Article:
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My apologies for my original misconstruction of Part (b) -- I agree with
unprimed frame = spaceship frame
primed frame = earth frame,
which moves at speed .95 in the negative x direction relative to the rocket
assume the two frames are coincident at t=t'=0 and the origin of either
frame is the location of the tail of the rocket at this time.
I'll measure time in units of meters (c=1) and convert to SI units at the
end of the calculation.
Event A = emission of light pulse at the tail of the rocket
Event B = detection of light pulse at the head of the rocket
We will use the idea of the invariant interval to solve the problem; i.e.
the interval between A and B is an invariant.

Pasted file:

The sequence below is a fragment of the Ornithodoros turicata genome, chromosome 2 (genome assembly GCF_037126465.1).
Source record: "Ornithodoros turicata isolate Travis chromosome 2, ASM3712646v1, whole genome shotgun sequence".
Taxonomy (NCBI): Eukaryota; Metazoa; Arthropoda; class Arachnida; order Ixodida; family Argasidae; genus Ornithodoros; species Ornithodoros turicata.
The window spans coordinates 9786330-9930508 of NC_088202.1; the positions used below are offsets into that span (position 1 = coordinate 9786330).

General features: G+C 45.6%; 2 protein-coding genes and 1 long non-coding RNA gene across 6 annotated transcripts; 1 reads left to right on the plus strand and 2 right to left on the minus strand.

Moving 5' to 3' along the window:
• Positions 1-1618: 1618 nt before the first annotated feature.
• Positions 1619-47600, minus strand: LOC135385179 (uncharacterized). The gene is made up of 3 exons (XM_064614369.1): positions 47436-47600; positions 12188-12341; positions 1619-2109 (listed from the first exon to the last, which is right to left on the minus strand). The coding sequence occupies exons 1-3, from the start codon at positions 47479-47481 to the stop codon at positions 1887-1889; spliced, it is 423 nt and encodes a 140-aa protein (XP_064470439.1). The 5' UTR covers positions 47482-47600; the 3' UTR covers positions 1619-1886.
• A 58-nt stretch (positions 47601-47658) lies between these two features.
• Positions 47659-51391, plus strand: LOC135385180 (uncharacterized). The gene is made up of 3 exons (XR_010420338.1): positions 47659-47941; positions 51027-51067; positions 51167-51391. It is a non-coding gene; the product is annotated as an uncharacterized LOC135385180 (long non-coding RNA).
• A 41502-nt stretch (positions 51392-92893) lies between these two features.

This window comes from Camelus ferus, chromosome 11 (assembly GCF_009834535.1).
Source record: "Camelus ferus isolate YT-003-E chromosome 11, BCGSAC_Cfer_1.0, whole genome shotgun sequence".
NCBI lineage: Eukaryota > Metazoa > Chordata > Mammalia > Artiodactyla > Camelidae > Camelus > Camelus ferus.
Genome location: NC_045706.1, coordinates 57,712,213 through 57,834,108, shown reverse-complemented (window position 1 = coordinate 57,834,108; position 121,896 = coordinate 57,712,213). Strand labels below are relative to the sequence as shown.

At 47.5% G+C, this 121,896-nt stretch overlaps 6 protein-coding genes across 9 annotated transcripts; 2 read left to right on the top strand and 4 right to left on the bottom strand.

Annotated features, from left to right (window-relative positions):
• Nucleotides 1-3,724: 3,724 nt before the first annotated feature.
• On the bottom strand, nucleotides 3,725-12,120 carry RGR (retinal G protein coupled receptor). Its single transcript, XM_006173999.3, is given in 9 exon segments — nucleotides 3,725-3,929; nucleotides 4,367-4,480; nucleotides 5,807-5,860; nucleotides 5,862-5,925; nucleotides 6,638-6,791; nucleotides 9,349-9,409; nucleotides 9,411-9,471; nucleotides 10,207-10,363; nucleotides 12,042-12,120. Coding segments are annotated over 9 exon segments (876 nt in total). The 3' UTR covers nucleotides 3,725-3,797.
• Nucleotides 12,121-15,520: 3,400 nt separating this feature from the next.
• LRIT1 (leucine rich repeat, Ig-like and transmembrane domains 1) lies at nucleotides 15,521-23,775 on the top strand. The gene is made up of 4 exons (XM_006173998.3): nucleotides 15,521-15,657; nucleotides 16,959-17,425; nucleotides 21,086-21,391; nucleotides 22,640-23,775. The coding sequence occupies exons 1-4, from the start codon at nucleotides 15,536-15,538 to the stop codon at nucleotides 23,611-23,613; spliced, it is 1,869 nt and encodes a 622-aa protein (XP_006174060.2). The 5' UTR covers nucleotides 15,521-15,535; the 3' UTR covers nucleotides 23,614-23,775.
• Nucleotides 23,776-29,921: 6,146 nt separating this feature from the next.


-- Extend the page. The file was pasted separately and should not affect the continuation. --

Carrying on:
* denotes multiplication
^ denotes eponentiation
_ denotes a subscript
Interval_AB^2 = delta x ^2- delta t ^2 = delta x'^2 - delta t'^2 = 0
delta x = 200 meters , delta t = 200 meters , as discussed in
The Lorentz transformation says that:
delta x' = gamma * .95*delta t + gamma * delta x = gamma * (1.95)* 200
= 3.203*1.95*200=1249 meters
Note: gamma=1/sqrt(1-.95^2)= 3.203
substitute this into the expression for the interval and solve for delta t'
and you get
delta t' = 1249 meters (or just realize the interval is light-like)
which upon dividing by the speed of light in SI units gives
delta t' = 4.16 micro seconds.
In short I think the analysis in the original posting (second method) was
correct and uses more physical based reasoning then the above, but I wanted
to give the more mathematically based solution; and therefore the stated
answer in the book is incorrect.
I believe that you can not just use a time dilation factor (which the book
apparently did!!) because both dilation and and contraction effects are
occuring in this problem.